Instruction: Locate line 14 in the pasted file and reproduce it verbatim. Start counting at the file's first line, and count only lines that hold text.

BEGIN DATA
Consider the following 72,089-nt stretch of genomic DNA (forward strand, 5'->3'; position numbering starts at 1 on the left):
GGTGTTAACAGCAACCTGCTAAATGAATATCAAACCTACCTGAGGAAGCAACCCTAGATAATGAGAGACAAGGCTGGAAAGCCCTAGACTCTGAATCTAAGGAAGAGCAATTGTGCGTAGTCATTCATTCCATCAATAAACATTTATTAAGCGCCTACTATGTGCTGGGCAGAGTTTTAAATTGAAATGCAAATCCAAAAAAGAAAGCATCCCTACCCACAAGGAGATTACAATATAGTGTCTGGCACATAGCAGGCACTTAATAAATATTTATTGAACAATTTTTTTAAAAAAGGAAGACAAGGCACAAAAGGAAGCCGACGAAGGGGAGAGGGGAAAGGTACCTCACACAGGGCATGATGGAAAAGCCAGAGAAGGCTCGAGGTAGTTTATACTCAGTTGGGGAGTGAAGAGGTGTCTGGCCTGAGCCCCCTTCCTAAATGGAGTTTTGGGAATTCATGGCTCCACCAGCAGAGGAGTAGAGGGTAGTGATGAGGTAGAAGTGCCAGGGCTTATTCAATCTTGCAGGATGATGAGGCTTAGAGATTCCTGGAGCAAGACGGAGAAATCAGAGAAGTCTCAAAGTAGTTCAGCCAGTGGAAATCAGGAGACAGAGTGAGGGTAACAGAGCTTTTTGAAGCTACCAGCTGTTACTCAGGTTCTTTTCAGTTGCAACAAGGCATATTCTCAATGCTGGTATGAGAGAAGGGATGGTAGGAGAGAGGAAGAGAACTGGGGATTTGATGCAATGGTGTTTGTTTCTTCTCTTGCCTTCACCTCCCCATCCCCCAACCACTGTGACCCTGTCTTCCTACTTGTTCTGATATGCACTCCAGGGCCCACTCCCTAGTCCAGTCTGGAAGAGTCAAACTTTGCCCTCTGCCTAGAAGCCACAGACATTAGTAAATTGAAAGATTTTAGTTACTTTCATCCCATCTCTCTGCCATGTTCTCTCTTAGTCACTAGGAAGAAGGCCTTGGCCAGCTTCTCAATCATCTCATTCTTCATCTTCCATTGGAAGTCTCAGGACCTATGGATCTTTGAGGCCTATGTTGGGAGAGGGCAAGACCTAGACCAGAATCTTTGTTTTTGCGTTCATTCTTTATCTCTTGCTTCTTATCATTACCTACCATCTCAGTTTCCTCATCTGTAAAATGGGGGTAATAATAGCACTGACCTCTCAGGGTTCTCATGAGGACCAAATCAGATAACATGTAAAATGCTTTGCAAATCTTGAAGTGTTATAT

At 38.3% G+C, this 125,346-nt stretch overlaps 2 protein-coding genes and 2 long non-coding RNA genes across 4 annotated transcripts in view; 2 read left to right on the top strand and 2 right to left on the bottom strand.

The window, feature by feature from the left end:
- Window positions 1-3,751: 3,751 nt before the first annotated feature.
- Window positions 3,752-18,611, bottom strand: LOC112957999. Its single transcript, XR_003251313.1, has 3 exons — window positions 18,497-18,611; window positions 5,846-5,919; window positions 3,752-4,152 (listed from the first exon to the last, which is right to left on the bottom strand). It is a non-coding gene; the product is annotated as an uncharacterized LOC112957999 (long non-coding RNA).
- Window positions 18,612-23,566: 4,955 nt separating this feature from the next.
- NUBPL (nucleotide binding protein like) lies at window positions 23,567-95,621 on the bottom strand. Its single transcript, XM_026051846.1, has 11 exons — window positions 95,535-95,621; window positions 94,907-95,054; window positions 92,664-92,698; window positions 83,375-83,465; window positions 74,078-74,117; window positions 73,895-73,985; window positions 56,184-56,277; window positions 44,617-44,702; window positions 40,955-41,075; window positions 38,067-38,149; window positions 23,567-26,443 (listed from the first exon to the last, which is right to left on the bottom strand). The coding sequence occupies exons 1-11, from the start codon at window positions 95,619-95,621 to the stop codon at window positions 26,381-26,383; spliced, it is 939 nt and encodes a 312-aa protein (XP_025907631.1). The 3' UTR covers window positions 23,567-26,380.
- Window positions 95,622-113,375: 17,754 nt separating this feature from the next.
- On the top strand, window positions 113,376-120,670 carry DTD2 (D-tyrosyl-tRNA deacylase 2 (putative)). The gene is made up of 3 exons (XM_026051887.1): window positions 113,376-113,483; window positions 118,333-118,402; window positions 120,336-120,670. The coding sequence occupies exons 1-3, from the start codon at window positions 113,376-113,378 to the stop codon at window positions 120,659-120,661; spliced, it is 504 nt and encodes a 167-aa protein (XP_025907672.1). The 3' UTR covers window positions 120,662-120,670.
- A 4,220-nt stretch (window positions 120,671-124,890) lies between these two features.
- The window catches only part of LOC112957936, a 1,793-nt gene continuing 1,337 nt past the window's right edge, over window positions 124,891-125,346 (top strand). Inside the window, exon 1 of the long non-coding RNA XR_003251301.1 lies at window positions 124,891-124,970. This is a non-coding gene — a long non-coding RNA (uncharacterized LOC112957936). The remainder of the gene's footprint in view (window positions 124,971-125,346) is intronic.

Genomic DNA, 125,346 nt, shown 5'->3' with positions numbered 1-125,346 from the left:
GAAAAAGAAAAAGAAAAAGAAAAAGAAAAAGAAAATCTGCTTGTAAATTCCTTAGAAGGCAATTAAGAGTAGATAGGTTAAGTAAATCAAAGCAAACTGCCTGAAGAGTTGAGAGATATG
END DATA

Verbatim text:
GAAAAAGAAAAAGAAAAAGAAAAAGAAAAAGAAAATCTGCTTGTAAATTCCTTAGAAGGCAATTAAGAGTAGATAGGTTAAGTAAATCAAAGCAAACTGCCTGAAGAGTTGAGAGATATG